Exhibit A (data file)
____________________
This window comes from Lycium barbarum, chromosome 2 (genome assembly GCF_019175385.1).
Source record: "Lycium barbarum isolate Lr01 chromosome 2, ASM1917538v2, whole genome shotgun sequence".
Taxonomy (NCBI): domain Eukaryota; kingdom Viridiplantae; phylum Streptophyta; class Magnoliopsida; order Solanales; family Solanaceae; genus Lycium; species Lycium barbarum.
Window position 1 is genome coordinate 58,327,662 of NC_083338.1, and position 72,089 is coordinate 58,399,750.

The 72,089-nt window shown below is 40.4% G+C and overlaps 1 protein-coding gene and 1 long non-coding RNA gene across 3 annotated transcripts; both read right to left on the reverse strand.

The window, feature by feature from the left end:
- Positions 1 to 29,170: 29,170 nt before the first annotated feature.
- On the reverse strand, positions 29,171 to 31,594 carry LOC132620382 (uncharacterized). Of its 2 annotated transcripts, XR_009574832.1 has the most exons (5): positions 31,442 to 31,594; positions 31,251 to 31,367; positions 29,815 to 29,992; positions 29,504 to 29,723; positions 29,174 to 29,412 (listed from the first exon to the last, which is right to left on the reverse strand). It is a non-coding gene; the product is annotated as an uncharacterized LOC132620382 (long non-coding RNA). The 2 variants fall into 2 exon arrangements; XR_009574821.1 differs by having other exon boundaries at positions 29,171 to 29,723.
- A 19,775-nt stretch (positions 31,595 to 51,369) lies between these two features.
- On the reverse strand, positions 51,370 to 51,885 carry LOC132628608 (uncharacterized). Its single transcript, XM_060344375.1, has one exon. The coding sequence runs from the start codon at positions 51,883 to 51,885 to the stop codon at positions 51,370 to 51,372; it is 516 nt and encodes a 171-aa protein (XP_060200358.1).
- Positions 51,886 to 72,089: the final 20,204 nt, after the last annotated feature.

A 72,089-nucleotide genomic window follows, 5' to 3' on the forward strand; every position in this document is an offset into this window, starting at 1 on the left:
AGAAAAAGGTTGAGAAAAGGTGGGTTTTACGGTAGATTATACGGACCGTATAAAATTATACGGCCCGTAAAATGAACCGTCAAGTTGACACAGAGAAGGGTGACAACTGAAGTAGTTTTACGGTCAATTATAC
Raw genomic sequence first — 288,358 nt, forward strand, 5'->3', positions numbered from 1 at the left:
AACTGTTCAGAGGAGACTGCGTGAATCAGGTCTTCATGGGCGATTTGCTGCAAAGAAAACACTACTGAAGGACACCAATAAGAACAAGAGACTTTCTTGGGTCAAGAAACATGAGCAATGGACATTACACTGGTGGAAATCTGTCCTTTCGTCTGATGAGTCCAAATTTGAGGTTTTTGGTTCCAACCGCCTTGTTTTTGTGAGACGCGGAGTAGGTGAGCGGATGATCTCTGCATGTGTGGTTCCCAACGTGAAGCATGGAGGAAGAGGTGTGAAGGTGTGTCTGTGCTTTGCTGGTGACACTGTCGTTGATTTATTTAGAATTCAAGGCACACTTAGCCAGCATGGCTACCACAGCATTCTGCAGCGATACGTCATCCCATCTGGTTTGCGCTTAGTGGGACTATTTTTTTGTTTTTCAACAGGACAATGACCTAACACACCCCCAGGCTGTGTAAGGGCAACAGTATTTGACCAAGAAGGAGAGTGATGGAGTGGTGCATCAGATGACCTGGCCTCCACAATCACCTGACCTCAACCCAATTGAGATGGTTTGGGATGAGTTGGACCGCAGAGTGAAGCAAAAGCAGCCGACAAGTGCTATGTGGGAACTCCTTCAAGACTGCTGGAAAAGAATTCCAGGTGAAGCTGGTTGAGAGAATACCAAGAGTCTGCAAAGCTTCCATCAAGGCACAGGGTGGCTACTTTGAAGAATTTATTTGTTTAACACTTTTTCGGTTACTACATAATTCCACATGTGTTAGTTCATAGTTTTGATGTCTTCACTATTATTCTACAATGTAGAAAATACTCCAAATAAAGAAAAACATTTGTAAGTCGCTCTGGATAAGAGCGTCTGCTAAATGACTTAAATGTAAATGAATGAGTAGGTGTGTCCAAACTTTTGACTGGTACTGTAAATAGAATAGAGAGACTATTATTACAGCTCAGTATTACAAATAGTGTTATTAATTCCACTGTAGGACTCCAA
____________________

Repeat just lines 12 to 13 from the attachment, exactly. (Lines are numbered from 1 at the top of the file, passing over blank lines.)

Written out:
A 72,089-nucleotide genomic window follows, 5' to 3' on the forward strand; every position in this document is an offset into this window, starting at 1 on the left:
AGAAAAAGGTTGAGAAAAGGTGGGTTTTACGGTAGATTATACGGACCGTATAAAATTATACGGCCCGTAAAATGAACCGTCAAGTTGACACAGAGAAGGGTGACAACTGAAGTAGTTTTACGGTCAATTATAC